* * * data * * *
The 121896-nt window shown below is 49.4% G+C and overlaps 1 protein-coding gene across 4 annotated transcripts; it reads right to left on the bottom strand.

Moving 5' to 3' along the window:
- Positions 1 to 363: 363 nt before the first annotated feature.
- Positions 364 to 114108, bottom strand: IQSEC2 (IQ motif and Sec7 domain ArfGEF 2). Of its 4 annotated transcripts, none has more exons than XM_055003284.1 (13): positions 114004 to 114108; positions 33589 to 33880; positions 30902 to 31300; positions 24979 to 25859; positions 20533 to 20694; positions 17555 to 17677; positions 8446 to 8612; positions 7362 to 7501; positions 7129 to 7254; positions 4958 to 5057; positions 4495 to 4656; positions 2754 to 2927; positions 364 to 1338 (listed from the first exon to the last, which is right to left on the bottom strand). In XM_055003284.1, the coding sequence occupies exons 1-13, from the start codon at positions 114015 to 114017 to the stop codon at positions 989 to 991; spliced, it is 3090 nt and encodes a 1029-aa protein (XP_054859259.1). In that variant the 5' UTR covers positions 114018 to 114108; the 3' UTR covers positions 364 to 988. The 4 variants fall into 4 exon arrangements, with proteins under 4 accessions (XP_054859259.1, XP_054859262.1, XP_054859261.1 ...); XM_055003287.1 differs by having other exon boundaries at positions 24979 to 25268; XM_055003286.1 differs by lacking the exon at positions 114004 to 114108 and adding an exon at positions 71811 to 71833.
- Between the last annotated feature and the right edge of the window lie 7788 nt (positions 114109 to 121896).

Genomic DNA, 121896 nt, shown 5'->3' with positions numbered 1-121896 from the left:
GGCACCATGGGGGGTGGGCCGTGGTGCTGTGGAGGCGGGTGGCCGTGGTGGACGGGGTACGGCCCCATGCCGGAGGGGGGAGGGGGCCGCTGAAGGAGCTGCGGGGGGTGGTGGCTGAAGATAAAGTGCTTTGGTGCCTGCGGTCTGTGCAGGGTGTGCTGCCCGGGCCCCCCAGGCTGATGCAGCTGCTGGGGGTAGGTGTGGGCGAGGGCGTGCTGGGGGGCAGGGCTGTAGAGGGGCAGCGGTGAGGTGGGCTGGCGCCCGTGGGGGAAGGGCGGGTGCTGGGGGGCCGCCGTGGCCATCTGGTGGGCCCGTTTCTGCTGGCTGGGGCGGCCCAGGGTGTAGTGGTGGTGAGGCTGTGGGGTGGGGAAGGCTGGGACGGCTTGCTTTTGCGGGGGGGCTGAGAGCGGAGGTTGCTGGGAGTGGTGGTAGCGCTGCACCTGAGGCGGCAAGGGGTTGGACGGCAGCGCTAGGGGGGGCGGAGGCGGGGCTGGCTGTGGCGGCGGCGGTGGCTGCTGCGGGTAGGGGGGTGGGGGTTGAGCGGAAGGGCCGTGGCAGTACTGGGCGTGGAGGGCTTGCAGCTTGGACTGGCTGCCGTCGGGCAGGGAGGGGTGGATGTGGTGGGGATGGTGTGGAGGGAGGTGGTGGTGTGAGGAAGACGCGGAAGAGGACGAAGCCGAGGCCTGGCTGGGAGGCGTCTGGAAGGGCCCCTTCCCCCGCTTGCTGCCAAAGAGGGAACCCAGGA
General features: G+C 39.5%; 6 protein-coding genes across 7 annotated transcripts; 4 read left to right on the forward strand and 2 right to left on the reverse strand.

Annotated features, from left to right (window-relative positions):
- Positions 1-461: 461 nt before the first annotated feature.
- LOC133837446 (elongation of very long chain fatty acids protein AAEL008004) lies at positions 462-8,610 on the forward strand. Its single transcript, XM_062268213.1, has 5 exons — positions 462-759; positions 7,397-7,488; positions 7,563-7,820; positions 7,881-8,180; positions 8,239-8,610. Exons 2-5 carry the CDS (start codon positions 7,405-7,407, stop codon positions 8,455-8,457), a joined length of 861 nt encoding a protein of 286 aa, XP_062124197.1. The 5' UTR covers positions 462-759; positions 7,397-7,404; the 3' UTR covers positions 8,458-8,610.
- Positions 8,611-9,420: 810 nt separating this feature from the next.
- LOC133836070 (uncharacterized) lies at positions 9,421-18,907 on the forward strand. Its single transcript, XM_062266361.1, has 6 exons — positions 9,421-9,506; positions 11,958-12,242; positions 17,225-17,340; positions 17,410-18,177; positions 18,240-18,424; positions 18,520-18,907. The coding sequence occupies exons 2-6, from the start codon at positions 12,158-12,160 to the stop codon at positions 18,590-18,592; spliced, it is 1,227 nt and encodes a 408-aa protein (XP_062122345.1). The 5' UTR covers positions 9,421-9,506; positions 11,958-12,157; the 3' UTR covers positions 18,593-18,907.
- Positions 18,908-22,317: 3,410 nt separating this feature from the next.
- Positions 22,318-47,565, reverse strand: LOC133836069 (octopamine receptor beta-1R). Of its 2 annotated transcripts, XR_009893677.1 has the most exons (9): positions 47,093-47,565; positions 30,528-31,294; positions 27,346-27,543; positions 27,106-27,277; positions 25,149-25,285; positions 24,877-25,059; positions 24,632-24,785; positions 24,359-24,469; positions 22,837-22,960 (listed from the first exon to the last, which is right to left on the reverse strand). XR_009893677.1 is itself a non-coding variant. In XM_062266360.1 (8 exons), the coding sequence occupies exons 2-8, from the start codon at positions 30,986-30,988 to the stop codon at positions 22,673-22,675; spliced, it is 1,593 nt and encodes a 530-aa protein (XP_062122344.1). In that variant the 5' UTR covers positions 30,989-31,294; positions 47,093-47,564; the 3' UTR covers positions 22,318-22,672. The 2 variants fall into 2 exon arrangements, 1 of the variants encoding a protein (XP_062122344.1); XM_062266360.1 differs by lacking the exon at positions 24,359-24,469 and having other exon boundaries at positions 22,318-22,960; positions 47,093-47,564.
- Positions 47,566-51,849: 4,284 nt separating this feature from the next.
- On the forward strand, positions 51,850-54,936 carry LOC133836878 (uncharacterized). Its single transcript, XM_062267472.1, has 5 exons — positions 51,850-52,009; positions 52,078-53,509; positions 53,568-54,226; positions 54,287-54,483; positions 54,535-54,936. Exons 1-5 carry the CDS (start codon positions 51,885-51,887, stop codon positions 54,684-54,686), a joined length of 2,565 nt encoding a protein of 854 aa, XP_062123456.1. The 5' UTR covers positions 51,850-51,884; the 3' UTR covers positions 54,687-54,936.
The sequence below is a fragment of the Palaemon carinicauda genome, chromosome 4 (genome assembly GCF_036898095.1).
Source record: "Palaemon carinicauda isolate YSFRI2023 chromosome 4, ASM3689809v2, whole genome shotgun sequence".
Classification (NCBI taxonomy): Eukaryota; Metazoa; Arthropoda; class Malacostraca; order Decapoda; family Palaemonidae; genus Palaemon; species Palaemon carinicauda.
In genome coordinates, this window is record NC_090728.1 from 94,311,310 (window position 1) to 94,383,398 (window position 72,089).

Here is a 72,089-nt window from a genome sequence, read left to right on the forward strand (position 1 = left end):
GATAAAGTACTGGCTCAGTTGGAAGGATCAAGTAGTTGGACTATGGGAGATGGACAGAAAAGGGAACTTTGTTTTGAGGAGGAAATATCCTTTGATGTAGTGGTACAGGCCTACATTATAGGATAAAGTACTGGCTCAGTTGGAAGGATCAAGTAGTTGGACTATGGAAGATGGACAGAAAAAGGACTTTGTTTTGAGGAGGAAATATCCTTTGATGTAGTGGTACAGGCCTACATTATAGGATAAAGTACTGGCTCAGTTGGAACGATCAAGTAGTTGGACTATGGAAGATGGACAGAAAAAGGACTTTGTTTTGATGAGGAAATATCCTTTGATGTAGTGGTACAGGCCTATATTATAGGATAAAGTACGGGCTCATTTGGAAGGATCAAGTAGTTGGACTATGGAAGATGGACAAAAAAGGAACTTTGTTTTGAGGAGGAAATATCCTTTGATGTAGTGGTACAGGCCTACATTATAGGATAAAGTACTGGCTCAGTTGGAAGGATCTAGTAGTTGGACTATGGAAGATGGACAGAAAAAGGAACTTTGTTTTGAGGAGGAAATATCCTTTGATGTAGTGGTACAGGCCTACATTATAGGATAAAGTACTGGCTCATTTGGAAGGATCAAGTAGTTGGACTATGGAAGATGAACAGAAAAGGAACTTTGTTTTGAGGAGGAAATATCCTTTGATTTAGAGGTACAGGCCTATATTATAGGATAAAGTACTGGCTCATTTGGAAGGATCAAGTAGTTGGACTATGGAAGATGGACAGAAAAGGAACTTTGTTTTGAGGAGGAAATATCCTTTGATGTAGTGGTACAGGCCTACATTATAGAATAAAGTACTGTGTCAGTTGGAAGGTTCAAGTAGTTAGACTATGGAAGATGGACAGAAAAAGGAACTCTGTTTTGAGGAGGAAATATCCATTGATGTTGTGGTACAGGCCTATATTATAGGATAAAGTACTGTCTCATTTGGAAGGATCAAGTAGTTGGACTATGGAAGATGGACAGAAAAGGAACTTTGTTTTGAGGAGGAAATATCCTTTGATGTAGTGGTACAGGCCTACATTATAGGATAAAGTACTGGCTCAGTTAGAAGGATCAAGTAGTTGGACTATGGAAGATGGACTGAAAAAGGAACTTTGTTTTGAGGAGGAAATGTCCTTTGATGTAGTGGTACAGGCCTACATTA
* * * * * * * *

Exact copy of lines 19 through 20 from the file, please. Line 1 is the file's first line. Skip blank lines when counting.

Source record: "Palaemon carinicauda isolate YSFRI2023 chromosome 4, ASM3689809v2, whole genome shotgun sequence".
Classification (NCBI taxonomy): Eukaryota; Metazoa; Arthropoda; class Malacostraca; order Decapoda; family Palaemonidae; genus Palaemon; species Palaemon carinicauda.